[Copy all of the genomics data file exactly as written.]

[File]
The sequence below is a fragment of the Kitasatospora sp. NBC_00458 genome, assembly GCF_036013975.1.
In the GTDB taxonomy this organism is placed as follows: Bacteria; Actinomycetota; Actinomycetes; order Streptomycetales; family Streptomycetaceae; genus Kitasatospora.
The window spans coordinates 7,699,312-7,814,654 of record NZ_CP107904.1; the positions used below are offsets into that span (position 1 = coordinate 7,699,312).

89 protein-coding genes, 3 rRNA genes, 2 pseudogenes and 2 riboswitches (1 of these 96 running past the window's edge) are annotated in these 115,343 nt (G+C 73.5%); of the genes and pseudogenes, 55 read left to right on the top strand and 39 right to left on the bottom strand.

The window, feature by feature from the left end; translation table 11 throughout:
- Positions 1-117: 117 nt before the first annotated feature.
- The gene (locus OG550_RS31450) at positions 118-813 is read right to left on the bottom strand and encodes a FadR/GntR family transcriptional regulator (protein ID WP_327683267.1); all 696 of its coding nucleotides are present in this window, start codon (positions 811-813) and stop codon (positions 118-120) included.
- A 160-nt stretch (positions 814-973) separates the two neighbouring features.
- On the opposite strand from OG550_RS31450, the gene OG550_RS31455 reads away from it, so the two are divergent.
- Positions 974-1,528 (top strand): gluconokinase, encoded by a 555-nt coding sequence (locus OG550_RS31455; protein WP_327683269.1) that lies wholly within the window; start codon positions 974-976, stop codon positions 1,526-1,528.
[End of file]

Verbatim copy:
The sequence below is a fragment of the Kitasatospora sp. NBC_00458 genome, assembly GCF_036013975.1.
In the GTDB taxonomy this organism is placed as follows: Bacteria; Actinomycetota; Actinomycetes; order Streptomycetales; family Streptomycetaceae; genus Kitasatospora.
The window spans coordinates 7,699,312-7,814,654 of record NZ_CP107904.1; the positions used below are offsets into that span (position 1 = coordinate 7,699,312).

89 protein-coding genes, 3 rRNA genes, 2 pseudogenes and 2 riboswitches (1 of these 96 running past the window's edge) are annotated in these 115,343 nt (G+C 73.5%); of the genes and pseudogenes, 55 read left to right on the top strand and 39 right to left on the bottom strand.

The window, feature by feature from the left end; translation table 11 throughout:
- Positions 1-117: 117 nt before the first annotated feature.
- The gene (locus OG550_RS31450) at positions 118-813 is read right to left on the bottom strand and encodes a FadR/GntR family transcriptional regulator (protein ID WP_327683267.1); all 696 of its coding nucleotides are present in this window, start codon (positions 811-813) and stop codon (positions 118-120) included.
- A 160-nt stretch (positions 814-973) separates the two neighbouring features.
- On the opposite strand from OG550_RS31450, the gene OG550_RS31455 reads away from it, so the two are divergent.
- Positions 974-1,528 (top strand): gluconokinase, encoded by a 555-nt coding sequence (locus OG550_RS31455; protein WP_327683269.1) that lies wholly within the window; start codon positions 974-976, stop codon positions 1,526-1,528.